Worldwide, more than 70.00% of micro-organisms are becoming resistant to antibiotics with these numbers increasing annually. The majority of antibiotics are prescribed in Primary Health Care (PHC) clinics and in South Africa, most of the population utilises these healthcare clinics. Despite this, there are a limited number of studies done on antibiotic prescribing patterns at the PHC clinics in South Africa.

Aim: This study aims to establish the attitudes, perceptions, and practices of nurses in PHC clinics in the management of antibiotic resistance.

Method: This mixed-method research study was done by quantitively conducting a survey with 11 prescribing nurses at the PHC clinics, quantitatively reviewing 396 antibiotic prescriptions dispensed in the retrospective three-month study period at seven PHC clinics within the City of Johannesburg and by qualitatively interviewing eight PHC trained prescribing nurses regarding their prescribing practices. Outcomes of the study were reported to each study site education committee for the purposes of review.

Results: The results obtained from the surveys demonstrated that 81.82% of participants agreed that antibiotics are overused in South Africa. The majority (90.91%) of the PHC trained nurse prescribers based their decisions on the PHC antibiogram in patients that have no bacterial culture information while 100.00% of participants based their decision on the PHC STG. Antibiotic stewardship programmes and guidelines are useful for 90.91% of participants with regard to their education on antibiotics.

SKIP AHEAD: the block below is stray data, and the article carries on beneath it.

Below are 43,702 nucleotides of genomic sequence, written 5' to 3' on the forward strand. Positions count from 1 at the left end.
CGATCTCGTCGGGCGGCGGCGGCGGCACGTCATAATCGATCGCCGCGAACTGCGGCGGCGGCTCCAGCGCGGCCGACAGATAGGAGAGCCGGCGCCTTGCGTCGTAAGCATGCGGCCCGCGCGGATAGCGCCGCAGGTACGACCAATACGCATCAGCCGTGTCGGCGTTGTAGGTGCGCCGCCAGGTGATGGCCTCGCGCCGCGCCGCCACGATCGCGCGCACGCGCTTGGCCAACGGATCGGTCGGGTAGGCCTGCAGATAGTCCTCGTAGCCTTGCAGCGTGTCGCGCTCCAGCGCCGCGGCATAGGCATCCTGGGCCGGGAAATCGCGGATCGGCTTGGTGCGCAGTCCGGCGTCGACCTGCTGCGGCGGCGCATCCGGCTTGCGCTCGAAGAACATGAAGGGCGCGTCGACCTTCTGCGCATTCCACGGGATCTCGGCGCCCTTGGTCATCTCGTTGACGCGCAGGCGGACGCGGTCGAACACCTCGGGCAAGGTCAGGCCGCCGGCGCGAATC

Across all seven PHC clinics, the diagnosis was not stated in 19.95% of the antibiotic prescriptions while 77.78% of prescriptions had one antibiotic prescribed, 42.17% of antibiotic prescriptions were incomplete while 54.29% of prescriptions had an incorrect drug prescribed and 52.53% of prescriptions were incorrect according to the PHC Standard Treatment Guidelines (STGs). While conducting the interviews it was determined that factors that contribute to resistance are patient-related factors such as patients buying antibiotics over-the-counter, patient education, sharing medication and patient compliance as well prescriber-related factors such as incorrect prescribing.

Conclusion: Antibiotic related errors such as incomplete prescriptions and incorrect drugs are very common at PHC clinics and these errors contribute to antibiotic resistance. There is an urgent need to improve antibiotic prescribing practices by educating both the PHC prescribing nurses and patients as well as providing resources to the PHC clinics in order to decrease prescribing errors thereby decreasing antibiotic resistance.

H. Hasan Final Dissertation